During this week’s episode of “The Chop Up,” host Sterling Furrowh reunited with Anthony Romeo and Eric Brown of “The Hoof Podcast” to chat all things Buffalo Bills. To close the show, Sterls had the trio put on their general manager hats for the Bills, in what became a very interesting mock draft through Pro Football Focus (PFF). Sterls’ one caveat? The first-round pick could not be a defensive player.
Eliminating options from one side of the ball in Round 1 isn’t the most conventional approach, but throwing caution to the wind in a mock draft does no real harm despite the self-handicap.
When it came time for the trio to make Buffalo’s pick, they quickly realized how poorly the board had shaped up for them. Looking to add a wide receiver meant drafting Josh Downs in the first round. Drafting along the offensive line meant O’Cyrus Torrence or Dawand Jones. They decided a trade down was the best move, and began trying to work the board — with a fair bit of resistance from other teams. Eventually, they found a trade partner with the Arizona Cardinals. Sterls and crew sent the 27th pick to the Cardinals in exchange for picks 34, 96, and 105. The Bills were now out of the first round — and they were in for a surprise.
Eight picks later, notably gone now were Josh Downs and O’Cyrus Torrence. And they were still bound by picking on the offensive side of the ball at 34. Sterls, Anthony, and Eric all believed that it was best to target an upgrade over Spencer Brown at right tackle, despite flirting with the idea of adding an elite tight end prospect like Luke Musgrave to the mix.
With the 34th pick in the 2023 NFL Draft, Sterls, Anthony, and Eric select:
Dawand Jones, OT (Ohio State)
Matt’s take: Dawand Jones is a mountain of a man, standing 6’8” and 374 pounds. He excels in the run game due to his powerful ability to make defenders submit to his will. There are questions about Jones’ fit at the next level, with some analysts saying he’d be best served joining a gap (power) run scheme. Dawand Jones reminds me a bit of Howard “House” Ballard, but he lacks the same type of quickness and athleticism that Ballard played with in the NFL. The enticement of adding someone as physically imposing as Jones is easy to understand with this pick, but the Bills need to add starters and Jones may spend the year trying to hit a required weight and improve his footwork, while hoping to unseat Spencer Brown. There will be few players able to out-leverage Jones at the next level, but his lack of athleticism given his size could be problematic facing explosive and toolsy defensive linemen and edge rushers. If Jones finds the right coaching and scheme, he could become a great right tackle in the NFL for a decade or more. Whether he fits the Bills, is up for debate.
The remainder of the draft, Sterls, Anthony, and Eric tried to find the much-needed replacement at linebacker, with Tremaine Edmunds now in Chicago. They learned quickly that options were sparse, and didn’t manage to draft one until selecting Henry To’o To’o with their sixth pick (Round 4, Pick 130). To’o To’o is an intriguing prospect, but if the Bills seek to find someone similar to Edmunds it may not be To’o To’o — whose profile and traits read more in line with someone like Matt Milano. You can do worse than having a pair of Milanos on the field, for sure. The unknown is if that’s what general manager Brandon Beane and head coach Sean McDermott prefer.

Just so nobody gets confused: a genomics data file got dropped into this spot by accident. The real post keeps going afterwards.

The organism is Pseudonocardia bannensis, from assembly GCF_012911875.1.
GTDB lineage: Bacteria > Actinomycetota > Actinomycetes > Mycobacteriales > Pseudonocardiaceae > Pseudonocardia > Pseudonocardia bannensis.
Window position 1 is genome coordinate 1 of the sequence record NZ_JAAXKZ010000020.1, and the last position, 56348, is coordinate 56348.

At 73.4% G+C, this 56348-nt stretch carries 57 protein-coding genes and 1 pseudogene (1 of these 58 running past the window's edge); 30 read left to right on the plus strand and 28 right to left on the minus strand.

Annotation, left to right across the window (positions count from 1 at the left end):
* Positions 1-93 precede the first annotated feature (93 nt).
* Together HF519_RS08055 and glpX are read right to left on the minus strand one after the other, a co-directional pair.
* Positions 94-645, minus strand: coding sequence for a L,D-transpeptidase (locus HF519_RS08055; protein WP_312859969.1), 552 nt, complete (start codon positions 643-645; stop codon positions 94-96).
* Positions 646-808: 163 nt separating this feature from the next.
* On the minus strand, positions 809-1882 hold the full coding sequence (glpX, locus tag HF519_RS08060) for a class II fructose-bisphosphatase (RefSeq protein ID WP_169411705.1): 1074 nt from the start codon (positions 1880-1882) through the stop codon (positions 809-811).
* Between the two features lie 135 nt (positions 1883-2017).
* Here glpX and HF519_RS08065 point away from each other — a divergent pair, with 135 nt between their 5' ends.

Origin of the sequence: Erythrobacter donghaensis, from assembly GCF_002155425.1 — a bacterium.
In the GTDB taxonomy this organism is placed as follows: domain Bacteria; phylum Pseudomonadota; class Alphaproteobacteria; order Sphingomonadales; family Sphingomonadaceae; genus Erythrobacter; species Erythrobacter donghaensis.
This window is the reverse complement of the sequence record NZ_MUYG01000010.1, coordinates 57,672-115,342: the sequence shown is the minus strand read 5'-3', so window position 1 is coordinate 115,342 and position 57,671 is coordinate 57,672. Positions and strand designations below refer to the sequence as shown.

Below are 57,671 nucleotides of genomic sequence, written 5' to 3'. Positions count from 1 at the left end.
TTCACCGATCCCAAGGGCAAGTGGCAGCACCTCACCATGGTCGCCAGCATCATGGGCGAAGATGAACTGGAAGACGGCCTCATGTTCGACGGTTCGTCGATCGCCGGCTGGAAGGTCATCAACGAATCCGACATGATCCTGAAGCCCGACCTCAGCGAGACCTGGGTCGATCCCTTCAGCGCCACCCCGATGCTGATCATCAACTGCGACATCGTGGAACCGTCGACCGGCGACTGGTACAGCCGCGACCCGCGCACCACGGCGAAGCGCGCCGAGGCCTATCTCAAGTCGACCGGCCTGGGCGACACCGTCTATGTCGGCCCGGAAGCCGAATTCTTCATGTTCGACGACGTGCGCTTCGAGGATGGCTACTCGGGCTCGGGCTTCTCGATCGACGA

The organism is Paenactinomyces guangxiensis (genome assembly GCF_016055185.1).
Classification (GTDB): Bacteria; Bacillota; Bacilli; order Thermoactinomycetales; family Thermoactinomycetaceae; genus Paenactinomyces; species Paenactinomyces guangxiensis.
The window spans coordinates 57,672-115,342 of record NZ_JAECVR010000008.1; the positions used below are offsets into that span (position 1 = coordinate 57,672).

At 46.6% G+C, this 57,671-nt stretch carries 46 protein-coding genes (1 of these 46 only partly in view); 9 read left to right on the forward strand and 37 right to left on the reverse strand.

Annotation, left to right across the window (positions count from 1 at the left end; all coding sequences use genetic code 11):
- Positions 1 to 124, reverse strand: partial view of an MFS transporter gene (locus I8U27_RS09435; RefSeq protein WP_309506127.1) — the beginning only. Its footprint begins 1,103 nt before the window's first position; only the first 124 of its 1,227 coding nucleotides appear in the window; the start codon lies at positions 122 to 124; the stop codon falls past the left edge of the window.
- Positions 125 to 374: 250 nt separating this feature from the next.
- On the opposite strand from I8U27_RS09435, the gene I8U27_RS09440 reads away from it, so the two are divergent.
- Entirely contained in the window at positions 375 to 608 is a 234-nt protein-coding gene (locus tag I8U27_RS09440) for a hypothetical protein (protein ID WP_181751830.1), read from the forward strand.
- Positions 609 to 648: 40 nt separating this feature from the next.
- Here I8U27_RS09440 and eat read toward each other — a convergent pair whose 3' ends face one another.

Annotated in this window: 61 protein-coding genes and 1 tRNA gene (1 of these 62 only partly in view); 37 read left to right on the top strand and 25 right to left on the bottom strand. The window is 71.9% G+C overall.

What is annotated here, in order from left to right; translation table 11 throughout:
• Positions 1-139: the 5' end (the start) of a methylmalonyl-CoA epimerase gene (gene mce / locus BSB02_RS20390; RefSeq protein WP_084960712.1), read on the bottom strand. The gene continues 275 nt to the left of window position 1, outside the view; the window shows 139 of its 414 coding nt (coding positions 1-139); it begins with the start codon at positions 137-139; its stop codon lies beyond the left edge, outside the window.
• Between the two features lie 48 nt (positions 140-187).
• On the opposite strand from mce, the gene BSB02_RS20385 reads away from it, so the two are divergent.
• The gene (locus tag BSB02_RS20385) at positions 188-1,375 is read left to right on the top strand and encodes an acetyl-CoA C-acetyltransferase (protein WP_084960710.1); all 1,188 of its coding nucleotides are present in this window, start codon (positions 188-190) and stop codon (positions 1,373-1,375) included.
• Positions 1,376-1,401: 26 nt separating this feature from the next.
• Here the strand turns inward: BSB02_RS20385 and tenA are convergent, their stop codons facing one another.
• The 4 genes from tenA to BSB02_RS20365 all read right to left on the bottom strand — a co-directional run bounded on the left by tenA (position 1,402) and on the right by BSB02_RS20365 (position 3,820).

Here’s how the rest of the mock draft unfolded, following the first pick:
- Round 2, Pick 59: Marvin Mims, WR (Oklahoma)
- Round 3, Pick 91: Luke Schoonmaker, TE (Michigan)
- Round 3, Pick 96 (from Arizona): Karl Brooks, EDGE (Bowling Green)
- Round 4, Pick 105 (from Arizona): Xavier Hutchinson, WR (Iowa State)
- Round 4, Pick 130: Henry To’o To’o, LB (Alabama)
- Round 5, Pick 137: Cam Jones, LB (Indiana)
- Round 6, Pick 205: Trevor Reid, OT (Louisville)
In the end, the opportunity to draft someone like Jack Campbell was passed up to bolster offense. Doing so brought them picks that allowed the Bills to add a scheme-diverse one-gap defensive tackle in Karl Brooks, and receiver depth with special teams upside in Xavier Hutchinson.
I like the idea of adding Marvin Mims to the fold at receiver, but he’s fairly undersized, thus likely destined for the slot — where Khalil Shakir and Deonte Harty appear set to vulture the bulk of snaps in 2023. Luke Schoonmaker’s pro comparison from NFL.com is none other than Dawson Knox. If offensive coordinator Ken Dorsey managed to scheme Knox and Schoonmaker on the field at the same time, it could prove deadly to opposing defenses. The Bills have not shown a preference for using multiple tight ends, so drafting Schoonmaker may be viewed as a redundant luxury.
Overall, Sterls and The Hoof Podcast guys did a decent job in landing a pair of offensive linemen, two linebackers, and three pass catchers. Sterls admits this was a challenging exercise, but did so in an effort to counter the Bills’ recent tendency to draft defense early.
If the 2023 NFL Draft plays out this way in the first round, it may behoove the Buffalo Bills to stay put and draft Tremaine Edmunds’ successor at MIKE linebacker.
Be sure to tune in and catch Sterling Furrowh each week on The Chop Up!
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